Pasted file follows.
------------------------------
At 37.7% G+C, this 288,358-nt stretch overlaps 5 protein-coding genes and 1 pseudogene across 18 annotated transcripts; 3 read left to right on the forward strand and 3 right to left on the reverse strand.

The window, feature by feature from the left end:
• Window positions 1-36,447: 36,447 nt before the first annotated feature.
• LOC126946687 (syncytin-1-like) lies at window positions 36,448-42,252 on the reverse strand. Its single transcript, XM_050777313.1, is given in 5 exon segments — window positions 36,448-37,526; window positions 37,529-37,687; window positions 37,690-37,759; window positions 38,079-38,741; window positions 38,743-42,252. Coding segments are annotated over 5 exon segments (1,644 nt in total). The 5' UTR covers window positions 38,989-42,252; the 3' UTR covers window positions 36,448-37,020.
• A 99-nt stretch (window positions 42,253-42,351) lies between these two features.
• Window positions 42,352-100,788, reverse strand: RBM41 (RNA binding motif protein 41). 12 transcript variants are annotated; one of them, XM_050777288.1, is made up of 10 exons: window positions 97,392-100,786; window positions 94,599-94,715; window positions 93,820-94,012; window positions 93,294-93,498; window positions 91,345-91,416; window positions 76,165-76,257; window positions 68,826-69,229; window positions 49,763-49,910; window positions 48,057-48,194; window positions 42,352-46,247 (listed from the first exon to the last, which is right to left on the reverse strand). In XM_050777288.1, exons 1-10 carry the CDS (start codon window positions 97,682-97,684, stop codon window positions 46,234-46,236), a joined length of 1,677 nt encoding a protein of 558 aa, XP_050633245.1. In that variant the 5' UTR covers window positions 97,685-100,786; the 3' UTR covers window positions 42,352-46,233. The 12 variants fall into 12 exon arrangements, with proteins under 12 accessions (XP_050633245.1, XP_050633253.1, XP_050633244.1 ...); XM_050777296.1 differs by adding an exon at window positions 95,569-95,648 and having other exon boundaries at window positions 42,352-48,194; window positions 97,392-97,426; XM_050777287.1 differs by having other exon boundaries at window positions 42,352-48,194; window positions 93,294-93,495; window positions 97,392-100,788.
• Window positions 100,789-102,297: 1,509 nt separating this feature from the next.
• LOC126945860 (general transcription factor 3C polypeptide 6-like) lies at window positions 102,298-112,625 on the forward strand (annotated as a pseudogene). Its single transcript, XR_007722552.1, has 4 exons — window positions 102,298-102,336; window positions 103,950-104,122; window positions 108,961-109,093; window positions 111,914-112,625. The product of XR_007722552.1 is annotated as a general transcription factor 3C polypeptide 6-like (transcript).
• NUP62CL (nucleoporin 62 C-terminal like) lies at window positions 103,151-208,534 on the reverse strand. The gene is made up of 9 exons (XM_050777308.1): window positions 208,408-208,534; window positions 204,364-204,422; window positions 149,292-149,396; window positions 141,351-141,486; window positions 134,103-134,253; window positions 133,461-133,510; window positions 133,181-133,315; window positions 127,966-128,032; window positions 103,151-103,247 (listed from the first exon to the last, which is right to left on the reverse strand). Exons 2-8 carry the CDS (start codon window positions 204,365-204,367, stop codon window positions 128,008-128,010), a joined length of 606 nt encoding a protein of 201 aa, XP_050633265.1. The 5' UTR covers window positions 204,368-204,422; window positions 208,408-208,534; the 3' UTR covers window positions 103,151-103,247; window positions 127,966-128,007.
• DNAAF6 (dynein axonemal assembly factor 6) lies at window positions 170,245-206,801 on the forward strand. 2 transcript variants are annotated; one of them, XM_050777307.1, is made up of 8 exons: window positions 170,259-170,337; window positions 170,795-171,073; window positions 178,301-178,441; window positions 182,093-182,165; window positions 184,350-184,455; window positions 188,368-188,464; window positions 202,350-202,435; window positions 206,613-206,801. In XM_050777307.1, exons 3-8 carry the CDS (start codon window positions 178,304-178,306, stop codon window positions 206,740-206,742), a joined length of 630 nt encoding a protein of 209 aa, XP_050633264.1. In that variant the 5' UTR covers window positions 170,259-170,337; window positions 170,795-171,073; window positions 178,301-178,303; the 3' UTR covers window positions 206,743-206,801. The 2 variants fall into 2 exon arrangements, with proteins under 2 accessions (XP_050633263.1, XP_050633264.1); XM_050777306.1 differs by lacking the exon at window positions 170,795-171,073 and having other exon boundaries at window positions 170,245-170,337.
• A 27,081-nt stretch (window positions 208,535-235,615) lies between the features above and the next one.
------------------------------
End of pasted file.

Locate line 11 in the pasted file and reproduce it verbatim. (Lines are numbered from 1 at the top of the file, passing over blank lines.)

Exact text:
• A 27,081-nt stretch (window positions 208,535-235,615) lies between the features above and the next one.